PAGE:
James Willison

Vice Chair, ASIS European Security Convergence/ESRM subcommittee, Unified Security Ltd

Author Bio ▼

James Willison BA MA MSyI is Founder of Unified Security Ltd and Vice-chair of the ASIS European Convergence/ESRM committee. James was awarded the Imbert Prize for an ‘outstanding contribution to the Security Industry in 2011’ for his work on convergence with ASIS Europe and the Information Security Awareness Forum. He has more than 20 years of management experience in the physical and information security industry, including posts as Advisor on Convergence to: AXIS Communications, the Mitie TSM Board and Perpetuity Research; Senior lecturer in Security Management at Loughborough University, Advisor to IFSEC 2018 Converged Security Centre and Digital Security Expert with the European Union. He is an ISACA Academic Advocate and member of the Security Institute. James is a member of the working stream in the ASIS International Board ESRM initiative, on the working group for the draft ASIS/ISC(2)/ISACA Security Awareness Standard and Vice-chair Smart Buildings working group, Internet of Things Security Foundation.
June 8, 2018

Sign up to free email newsletters

Download

IFSEC International 2019: Download the show preview

Our CCTV, access control and physical security systems are under attack – what can we do?

At IFSEC 2018, the first converged security operations centre for a security event is being built to bring together security professionals from the cyber and physical arenas to witness, ‘in real time’, what the latest technology can do and discuss how to manage cyber and physical attacks.

Why now and what is the point? As those who have followed the course of security management since the early years of this decade will know well, cyber security has gradually become of key importance to ensuring an organisation is resilient.

Many security professionals have urged greater collaboration between physical and digital security teams and a few organisations have successfully formed cross functional teams. Some of these have built converged security centres to manage their security incidents more effectively.

But for most this is not the case even if it is thought that multi-disciplinary teaming is the best way to ensure a holistic risk approach such as Enterprise Security Risk Management and maintain the cybersecurity of physical security systems.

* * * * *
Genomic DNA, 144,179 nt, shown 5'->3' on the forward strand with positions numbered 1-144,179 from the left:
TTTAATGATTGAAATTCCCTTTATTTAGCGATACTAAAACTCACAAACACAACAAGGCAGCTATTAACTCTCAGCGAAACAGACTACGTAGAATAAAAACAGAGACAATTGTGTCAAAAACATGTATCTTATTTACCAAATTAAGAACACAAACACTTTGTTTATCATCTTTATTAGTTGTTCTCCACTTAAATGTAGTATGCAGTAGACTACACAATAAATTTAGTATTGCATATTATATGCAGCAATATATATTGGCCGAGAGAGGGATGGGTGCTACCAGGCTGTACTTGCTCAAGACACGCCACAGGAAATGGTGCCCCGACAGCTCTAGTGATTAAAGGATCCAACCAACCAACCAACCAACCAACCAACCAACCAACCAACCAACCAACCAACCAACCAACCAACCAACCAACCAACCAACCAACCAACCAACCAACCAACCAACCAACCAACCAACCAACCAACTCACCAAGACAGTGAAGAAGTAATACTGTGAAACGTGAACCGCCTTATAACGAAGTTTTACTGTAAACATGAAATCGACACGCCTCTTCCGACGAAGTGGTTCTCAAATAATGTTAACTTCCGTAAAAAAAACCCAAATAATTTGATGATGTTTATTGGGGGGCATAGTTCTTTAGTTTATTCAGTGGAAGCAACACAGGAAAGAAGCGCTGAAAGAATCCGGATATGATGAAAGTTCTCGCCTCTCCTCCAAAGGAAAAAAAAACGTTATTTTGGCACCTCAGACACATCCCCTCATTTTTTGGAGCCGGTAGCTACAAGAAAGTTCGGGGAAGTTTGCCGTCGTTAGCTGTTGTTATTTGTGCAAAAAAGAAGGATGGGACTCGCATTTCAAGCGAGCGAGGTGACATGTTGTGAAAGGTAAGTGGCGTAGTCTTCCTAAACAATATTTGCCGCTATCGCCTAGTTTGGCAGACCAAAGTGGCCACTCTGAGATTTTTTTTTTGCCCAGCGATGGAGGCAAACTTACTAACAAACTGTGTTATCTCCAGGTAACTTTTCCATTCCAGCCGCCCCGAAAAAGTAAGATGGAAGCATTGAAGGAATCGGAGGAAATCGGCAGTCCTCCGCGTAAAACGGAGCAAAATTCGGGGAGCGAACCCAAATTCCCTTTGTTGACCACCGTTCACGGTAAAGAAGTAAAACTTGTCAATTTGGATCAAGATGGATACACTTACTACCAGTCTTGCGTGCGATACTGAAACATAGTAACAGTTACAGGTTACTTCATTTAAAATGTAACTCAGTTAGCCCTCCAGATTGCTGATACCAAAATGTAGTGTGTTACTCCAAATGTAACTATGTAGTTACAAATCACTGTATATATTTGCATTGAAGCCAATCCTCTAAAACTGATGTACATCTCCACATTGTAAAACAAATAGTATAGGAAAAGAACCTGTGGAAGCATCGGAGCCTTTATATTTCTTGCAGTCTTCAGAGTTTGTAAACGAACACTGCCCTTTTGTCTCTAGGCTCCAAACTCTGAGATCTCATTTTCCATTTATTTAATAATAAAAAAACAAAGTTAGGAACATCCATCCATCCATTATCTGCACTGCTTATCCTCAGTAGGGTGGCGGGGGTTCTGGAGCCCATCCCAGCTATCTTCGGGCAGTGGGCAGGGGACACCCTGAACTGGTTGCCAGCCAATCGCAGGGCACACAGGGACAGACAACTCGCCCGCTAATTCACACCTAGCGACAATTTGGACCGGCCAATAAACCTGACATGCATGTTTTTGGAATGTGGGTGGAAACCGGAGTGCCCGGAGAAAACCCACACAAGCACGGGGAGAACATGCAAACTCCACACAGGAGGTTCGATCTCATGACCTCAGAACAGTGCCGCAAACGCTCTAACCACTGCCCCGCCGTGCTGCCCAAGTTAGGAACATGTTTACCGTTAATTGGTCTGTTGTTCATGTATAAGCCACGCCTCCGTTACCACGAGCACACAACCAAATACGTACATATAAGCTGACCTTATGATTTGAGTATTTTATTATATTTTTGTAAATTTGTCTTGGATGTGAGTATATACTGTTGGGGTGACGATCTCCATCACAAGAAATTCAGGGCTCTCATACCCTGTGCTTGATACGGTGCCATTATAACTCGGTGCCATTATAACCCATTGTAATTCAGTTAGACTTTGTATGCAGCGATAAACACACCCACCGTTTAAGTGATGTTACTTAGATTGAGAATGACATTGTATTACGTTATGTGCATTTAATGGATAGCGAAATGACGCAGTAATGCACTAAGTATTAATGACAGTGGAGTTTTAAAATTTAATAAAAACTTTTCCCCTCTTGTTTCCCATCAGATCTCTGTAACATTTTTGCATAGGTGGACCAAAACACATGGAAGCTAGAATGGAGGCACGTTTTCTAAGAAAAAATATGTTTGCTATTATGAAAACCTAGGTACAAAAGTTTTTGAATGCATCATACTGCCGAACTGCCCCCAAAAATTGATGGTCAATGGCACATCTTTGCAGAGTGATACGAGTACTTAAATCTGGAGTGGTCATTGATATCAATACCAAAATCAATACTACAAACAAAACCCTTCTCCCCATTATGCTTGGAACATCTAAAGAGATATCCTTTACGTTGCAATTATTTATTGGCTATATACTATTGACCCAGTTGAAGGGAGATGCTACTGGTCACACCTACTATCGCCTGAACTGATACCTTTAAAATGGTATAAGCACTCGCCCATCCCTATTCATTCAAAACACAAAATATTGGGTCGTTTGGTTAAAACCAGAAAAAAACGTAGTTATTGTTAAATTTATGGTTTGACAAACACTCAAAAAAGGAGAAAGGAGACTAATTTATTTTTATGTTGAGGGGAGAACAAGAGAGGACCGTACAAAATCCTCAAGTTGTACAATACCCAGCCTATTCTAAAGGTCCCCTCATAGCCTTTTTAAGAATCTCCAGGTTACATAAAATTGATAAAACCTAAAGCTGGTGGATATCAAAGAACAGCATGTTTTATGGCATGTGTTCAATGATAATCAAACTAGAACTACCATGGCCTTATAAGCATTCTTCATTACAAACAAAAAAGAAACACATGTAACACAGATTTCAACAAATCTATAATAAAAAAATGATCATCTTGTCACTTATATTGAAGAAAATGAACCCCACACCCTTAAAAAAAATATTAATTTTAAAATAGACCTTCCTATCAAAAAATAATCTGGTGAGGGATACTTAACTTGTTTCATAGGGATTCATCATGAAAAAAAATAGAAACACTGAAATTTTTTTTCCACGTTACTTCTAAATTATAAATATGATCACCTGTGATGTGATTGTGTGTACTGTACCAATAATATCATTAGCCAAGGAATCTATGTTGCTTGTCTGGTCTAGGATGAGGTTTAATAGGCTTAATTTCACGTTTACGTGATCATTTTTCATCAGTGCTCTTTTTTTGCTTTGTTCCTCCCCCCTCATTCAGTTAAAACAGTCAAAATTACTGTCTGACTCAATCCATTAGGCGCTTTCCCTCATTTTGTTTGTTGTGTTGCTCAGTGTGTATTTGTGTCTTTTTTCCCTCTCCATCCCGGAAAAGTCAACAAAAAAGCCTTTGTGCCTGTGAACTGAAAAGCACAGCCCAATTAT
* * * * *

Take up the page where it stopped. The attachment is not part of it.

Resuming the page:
It works equally well on the other side as there are many ways physical security is vital for a robust cybersecurity programme. Although this all makes sense it is still probably just 27% of large companies that have a single function.

But why should the security industry change the status quo? Some will argue it is better to carry on building separate Security Operations Centres as they have been. There are others who have already started on the journey and Barclays is a notable example.

A key driver for this has been the digitalisation of organisations brought about by the 4th Industrial revolution with the increase in volumes of data that need to be protected. This, combined with the exponential growth in internet of things devices has significantly impacted the physical security industry.

Hence we see a great interest in cybersecurity, the GDPR and privacy from colleagues who until recently preferred to focus on physical security. It is important to work closely with all those involved in securing people and their data and it is virtually impossible to separate them now, as our smart phones prove!

The converged security centre can also be likened to a concert hall with a symphony orchestra composed of many different instruments and voices

So, one approach is to discuss together how to secure our technologies with experts. This makes sense! It works in other areas of life very well.

In an operating theatre there are teams of surgeons who specialise in different areas of medicine and who work closely with other doctors, anaesthetists, nurses and support staff to perform a successful operation.